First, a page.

Rachael Brennan has been working in the insurance industry since 2006 when she began working as a licensed insurance representative for 21st Century Insurance, during which time she earned her Property and Casualty license in all 50 states. After several years she expanded her insurance expertise, earning her license in Health and AD&D insurance as well. She has worked for small health insuran...

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Chris Harrigan has an economic degree from Limestone College and an MBA from Clemson University. He previously managed auto insurance claims for Enterprise Rent-A-Car. Currently, he is using his business and insurance expertise to provide insurance data analysis and visualizations to enhance the user experience.

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Reviewed by Chris Harrigan
Former Auto Insurance Claims Manager

UPDATED: Sep 27, 2020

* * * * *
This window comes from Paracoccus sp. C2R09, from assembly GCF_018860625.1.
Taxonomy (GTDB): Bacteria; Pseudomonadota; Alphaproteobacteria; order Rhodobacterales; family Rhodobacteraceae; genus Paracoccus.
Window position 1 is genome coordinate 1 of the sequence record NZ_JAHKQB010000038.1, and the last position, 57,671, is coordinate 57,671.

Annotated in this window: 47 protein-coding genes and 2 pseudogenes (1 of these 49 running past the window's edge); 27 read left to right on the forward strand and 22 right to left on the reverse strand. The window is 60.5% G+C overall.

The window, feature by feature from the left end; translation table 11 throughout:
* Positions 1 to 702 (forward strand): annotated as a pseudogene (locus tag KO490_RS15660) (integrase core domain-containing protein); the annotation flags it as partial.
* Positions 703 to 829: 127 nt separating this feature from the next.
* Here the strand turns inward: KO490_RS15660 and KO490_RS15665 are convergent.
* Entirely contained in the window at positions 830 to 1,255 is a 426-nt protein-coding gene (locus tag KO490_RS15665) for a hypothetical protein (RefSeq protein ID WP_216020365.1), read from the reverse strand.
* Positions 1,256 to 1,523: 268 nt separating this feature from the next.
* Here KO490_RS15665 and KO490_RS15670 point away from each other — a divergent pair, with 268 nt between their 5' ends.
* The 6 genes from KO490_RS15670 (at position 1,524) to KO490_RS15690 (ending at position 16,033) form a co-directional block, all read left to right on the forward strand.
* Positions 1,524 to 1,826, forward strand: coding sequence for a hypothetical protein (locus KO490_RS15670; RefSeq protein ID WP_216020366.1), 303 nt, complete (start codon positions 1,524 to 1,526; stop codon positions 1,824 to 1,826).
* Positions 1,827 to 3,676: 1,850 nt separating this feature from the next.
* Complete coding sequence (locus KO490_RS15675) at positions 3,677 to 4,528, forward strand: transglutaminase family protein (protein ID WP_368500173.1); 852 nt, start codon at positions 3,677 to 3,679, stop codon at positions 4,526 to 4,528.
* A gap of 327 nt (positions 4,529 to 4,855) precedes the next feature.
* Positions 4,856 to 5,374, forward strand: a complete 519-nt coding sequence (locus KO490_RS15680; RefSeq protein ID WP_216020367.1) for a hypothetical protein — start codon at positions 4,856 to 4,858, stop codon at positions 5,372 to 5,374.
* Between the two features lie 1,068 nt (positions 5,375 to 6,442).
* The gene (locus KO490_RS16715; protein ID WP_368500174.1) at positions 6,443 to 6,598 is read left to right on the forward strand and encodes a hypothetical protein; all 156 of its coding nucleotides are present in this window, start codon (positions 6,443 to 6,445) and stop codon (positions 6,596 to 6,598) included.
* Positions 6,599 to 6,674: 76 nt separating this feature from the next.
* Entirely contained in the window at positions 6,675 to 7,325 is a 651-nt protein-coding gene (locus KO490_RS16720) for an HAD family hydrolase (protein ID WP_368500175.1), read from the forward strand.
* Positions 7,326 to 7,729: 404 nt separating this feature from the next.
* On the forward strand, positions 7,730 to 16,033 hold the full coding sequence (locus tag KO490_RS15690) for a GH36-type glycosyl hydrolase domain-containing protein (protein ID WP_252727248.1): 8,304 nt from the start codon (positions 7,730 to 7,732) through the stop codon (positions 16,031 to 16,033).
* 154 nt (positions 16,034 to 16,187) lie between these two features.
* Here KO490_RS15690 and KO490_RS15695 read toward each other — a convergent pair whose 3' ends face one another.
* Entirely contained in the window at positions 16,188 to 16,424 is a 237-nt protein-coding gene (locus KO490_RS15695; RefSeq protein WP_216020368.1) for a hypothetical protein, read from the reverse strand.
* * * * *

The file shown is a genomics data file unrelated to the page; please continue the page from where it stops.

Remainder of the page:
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Key takeaways...

  • When you apply for auto insurance, you select the coverage that you want as soon as the policy takes effect
  • After underwriting, the policy will be issued with the coverage that you select on the vehicles that you list
  • If you want to make a change to your policy, you need to contact your agent so that the changes can be processed
  • After the change is processed you will receive new documents in the mail showing when the endorsement has taken effect
  • If the change raises your premium, you will be billed to pay the pro-rated difference according to your payment plan

Auto insurance is one of those products that you purchase in hopes of never needing it. Like most types of insurance policies, you have to experience a sometimes devastating loss before you can ever get your money’s worth.

This is why it’s so important to buy your policy from a carrier that offers not just great products but also great service.